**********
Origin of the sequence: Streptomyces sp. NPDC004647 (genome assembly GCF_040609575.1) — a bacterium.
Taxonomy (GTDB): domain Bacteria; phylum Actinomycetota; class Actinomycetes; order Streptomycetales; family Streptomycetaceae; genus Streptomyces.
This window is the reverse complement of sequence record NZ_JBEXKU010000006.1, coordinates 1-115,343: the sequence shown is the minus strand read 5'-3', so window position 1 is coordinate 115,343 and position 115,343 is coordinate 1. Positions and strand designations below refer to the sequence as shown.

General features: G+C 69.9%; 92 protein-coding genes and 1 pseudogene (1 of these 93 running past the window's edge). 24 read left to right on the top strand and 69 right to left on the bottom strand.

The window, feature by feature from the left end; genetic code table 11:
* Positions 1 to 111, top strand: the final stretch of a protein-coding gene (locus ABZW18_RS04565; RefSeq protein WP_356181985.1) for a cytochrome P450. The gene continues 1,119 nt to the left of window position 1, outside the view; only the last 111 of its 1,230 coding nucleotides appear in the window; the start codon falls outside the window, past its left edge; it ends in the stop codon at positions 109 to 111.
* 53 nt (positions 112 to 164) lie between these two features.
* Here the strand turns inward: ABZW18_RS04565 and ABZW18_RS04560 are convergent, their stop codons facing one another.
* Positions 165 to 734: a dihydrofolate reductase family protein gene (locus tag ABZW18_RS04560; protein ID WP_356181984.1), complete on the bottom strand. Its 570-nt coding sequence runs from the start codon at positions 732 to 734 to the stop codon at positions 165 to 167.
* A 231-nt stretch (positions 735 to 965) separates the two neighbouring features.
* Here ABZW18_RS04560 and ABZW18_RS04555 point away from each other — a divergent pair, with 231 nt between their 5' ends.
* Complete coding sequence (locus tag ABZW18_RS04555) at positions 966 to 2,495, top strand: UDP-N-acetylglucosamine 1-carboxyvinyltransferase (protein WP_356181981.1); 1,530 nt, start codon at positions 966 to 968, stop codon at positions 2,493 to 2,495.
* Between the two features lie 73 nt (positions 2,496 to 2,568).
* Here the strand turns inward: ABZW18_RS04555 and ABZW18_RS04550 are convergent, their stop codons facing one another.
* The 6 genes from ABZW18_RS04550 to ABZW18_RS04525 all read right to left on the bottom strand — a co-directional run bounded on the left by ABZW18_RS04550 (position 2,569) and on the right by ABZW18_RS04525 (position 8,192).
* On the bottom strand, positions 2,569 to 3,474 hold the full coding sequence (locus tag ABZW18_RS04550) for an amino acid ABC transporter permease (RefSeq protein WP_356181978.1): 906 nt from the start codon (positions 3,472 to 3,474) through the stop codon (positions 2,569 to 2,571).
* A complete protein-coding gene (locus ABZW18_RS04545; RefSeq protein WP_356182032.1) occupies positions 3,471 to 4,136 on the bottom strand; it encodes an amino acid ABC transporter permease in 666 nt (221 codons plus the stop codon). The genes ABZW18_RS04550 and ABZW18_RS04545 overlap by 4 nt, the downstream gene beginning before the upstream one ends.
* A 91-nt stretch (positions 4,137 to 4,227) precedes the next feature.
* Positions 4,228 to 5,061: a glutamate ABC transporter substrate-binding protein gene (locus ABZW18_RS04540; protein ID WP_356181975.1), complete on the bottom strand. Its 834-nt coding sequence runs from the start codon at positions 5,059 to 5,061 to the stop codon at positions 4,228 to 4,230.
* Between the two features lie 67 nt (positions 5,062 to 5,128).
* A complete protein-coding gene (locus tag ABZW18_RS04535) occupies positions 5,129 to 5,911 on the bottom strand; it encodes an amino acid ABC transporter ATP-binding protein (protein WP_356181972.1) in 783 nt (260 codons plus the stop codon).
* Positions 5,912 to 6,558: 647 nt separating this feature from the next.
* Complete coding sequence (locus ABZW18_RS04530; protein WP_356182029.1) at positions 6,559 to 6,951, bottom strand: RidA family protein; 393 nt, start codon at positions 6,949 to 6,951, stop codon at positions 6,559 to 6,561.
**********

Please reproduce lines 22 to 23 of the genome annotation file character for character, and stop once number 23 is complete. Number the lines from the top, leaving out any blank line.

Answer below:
* Positions 5,912 to 6,558: 647 nt separating this feature from the next.
* Complete coding sequence (locus ABZW18_RS04530; protein WP_356182029.1) at positions 6,559 to 6,951, bottom strand: RidA family protein; 393 nt, start codon at positions 6,949 to 6,951, stop codon at positions 6,559 to 6,561.